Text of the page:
The Commodore Amiga was so ahead of its time that looking at one today is still impressive. What’s even more impressive is that one such machine, bought way back in the 80’s, is still controlling the vital heat and air conditioning at the 12 school-strong Grand Rapids Public school system in Michigan, USA. That machine has been in near constant operation for over three decades. This despite the fact that the Amiga was discontinued in 1991.
The maintenance supervisor, Tim Hopkins, was there when the machine was bought, and like that Amiga, he is also still ticking. Now the school system is hoping to take advantage of a bond offering to get money to invest in new school infrastructure but the old Amiga machine will still undoubtedly be remembered by Amiga aficionados such as Mr. Hopkins.
Amiga is still a special machine
The Amiga was a star when it debuted in 1984. It came with amazing color support, was compatible with the different TV frequencies – both NTSC in the US and PAL in Europe. It had CD quality sound, and could multitask.
It was also multiprocessor-based, with special chips to drive video, graphics and animation such as its bit blitter. Its marketing was also something special it was announced with the help of famed pop artist Andy Warhol.
I was lucky enough to be editor in chief of AmigaWorld magazine, and I was honored to have a star-studded readership. Everyone seemed to love Amiga, and why wouldn’t they? Back then Windows could not multitask and the Mac was just starting to understand color. If you were an artist, musician or videographer, the Amiga was the machine for you.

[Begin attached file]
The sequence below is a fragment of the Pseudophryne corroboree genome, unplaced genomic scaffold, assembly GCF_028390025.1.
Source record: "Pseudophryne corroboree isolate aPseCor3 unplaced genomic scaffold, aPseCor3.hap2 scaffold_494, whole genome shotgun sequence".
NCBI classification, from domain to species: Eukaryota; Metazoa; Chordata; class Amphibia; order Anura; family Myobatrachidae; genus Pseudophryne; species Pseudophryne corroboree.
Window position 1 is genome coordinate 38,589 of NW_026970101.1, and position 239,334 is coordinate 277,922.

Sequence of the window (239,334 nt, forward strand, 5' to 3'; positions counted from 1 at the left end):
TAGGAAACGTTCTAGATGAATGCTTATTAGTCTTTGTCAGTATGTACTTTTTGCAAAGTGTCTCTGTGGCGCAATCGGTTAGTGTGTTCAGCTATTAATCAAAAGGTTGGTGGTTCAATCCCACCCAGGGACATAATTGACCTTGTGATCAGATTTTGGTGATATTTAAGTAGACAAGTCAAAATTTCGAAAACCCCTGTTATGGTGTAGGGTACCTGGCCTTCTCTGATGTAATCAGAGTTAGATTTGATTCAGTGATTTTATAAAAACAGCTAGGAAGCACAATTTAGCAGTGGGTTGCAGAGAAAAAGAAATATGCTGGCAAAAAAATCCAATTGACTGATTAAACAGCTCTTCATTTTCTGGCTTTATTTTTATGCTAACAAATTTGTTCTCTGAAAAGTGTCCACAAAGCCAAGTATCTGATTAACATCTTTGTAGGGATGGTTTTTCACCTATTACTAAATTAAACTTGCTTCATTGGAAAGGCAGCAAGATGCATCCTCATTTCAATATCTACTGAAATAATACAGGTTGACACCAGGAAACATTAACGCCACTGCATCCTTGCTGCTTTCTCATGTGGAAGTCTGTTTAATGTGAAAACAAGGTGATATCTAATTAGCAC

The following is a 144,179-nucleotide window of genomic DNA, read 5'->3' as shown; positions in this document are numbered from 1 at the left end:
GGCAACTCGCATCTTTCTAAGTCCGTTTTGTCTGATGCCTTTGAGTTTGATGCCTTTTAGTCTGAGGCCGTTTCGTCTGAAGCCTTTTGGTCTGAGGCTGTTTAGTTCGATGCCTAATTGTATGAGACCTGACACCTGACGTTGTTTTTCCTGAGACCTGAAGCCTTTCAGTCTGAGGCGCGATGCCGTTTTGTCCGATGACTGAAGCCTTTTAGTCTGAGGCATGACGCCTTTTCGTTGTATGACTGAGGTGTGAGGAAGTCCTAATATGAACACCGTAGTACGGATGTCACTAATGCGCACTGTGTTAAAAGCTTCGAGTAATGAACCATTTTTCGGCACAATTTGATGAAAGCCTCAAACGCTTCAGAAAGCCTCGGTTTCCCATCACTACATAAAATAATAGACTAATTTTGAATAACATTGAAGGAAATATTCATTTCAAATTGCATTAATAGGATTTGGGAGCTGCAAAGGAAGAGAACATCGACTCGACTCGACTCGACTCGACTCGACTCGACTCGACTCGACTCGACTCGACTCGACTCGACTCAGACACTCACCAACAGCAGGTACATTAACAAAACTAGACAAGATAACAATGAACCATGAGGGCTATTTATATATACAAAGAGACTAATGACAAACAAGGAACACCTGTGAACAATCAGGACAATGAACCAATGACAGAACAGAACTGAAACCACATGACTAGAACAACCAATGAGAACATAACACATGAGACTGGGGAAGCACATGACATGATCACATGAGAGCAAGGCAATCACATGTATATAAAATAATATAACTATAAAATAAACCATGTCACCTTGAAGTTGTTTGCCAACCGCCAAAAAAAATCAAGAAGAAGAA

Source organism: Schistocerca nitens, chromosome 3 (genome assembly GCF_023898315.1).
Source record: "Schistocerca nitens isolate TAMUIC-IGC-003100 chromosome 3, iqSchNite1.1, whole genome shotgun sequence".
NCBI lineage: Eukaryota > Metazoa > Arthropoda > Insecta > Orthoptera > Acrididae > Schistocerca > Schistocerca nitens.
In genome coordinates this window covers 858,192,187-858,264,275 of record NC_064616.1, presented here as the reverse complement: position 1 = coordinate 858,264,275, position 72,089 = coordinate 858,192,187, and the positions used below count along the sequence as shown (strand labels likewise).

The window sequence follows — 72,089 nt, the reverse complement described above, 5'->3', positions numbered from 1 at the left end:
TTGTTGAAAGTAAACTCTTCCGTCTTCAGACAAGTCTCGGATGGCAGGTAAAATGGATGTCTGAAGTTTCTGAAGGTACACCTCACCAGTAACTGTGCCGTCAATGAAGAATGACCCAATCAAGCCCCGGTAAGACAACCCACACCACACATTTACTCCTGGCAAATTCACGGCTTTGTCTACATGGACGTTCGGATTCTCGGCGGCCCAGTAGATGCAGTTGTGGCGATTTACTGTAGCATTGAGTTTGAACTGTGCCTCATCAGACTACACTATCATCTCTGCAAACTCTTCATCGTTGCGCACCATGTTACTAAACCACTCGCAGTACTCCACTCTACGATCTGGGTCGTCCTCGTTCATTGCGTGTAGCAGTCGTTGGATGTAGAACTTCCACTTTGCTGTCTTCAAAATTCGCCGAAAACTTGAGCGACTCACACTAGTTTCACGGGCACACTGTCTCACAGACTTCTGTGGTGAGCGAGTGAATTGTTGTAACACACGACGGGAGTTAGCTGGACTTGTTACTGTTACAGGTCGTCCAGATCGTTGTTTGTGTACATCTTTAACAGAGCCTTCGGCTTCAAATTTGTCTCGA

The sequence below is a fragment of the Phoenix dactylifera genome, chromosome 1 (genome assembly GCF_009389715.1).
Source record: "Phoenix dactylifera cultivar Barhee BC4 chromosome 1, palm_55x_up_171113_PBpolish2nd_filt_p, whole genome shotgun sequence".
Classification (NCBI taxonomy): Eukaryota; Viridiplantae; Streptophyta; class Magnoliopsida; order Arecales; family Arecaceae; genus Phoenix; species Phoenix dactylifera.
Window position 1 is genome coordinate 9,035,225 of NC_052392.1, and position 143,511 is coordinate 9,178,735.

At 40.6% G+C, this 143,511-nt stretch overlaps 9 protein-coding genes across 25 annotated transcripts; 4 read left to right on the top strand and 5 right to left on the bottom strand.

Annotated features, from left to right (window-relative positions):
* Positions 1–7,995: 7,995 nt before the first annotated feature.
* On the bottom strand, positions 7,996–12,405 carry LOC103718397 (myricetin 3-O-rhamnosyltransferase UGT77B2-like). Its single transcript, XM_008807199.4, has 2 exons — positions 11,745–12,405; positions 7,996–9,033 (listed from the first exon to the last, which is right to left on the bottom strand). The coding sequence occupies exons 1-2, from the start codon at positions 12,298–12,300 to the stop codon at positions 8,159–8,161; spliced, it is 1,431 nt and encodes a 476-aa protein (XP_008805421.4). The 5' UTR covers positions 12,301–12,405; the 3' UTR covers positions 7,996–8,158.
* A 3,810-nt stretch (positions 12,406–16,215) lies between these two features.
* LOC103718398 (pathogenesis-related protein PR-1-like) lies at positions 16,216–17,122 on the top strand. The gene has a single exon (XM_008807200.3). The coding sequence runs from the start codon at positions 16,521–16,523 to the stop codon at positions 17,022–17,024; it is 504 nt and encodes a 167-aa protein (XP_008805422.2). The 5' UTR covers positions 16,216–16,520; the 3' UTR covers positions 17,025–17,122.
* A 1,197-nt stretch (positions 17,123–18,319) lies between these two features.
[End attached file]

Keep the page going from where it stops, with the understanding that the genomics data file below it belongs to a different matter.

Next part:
When the Video Toaster shipped, that message became all the more clear. This card was less than (US) $2,000 and could replace (US) $100,000 worth of dedicated video gear. The animation software it came with was good enough to drive many a TV shows.
Most noted users included Arthur C. Clarke, Penn & Teller, Todd Rundgren, Simpsons’ creator Matt Groenig, and Billy Idol.
With the introduction of the A500, which was a lot cheaper and retailed at around $700, the Amiga started the wonderful journey of a video gaming machine and to this day it is still remembered as a ‘legendary gaming machine.’
Trouble in paradise
The technical brilliance of the machine wasn’t enough to keep it going. PCs were getting cheaper and cheaper and there are only so many people that need a computer to support creative endeavors. Game developers started moving away from developing software for the machine and sales started to decline. Commodore declared bankruptcy in 1993, but many machines remained in use for years later driving TV stations, editing video, and rendering high end animations.
Amiga would have turned 30
If you’re still a big Amiga fan and feeling a little lonely, well you don’t have to be. You can join other likeminded people on this Amiga subreddit and if you want to geek out even further you can also tune in to a newly setup podcast.